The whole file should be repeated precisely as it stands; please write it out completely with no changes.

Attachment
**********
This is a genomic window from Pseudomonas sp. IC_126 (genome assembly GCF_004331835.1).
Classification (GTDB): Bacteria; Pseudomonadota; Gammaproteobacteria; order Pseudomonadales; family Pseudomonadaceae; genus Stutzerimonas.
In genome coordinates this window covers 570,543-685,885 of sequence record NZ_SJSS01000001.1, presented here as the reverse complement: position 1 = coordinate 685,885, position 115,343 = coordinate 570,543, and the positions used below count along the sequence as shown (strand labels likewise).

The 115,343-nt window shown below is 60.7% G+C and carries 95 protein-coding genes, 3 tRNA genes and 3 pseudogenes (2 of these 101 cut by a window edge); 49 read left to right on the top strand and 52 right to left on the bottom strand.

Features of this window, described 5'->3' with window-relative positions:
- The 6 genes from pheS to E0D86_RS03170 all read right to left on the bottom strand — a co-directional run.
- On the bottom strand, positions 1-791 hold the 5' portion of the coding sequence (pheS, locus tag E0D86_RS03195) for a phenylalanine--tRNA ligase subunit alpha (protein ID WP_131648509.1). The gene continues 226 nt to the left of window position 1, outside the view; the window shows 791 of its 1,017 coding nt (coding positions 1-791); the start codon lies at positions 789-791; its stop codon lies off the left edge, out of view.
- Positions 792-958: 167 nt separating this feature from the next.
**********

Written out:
This is a genomic window from Pseudomonas sp. IC_126 (genome assembly GCF_004331835.1).
Classification (GTDB): Bacteria; Pseudomonadota; Gammaproteobacteria; order Pseudomonadales; family Pseudomonadaceae; genus Stutzerimonas.
In genome coordinates this window covers 570,543-685,885 of sequence record NZ_SJSS01000001.1, presented here as the reverse complement: position 1 = coordinate 685,885, position 115,343 = coordinate 570,543, and the positions used below count along the sequence as shown (strand labels likewise).

The 115,343-nt window shown below is 60.7% G+C and carries 95 protein-coding genes, 3 tRNA genes and 3 pseudogenes (2 of these 101 cut by a window edge); 49 read left to right on the top strand and 52 right to left on the bottom strand.

Features of this window, described 5'->3' with window-relative positions:
- The 6 genes from pheS to E0D86_RS03170 all read right to left on the bottom strand — a co-directional run.
- On the bottom strand, positions 1-791 hold the 5' portion of the coding sequence (pheS, locus tag E0D86_RS03195) for a phenylalanine--tRNA ligase subunit alpha (protein ID WP_131648509.1). The gene continues 226 nt to the left of window position 1, outside the view; the window shows 791 of its 1,017 coding nt (coding positions 1-791); the start codon lies at positions 789-791; its stop codon lies off the left edge, out of view.
- Positions 792-958: 167 nt separating this feature from the next.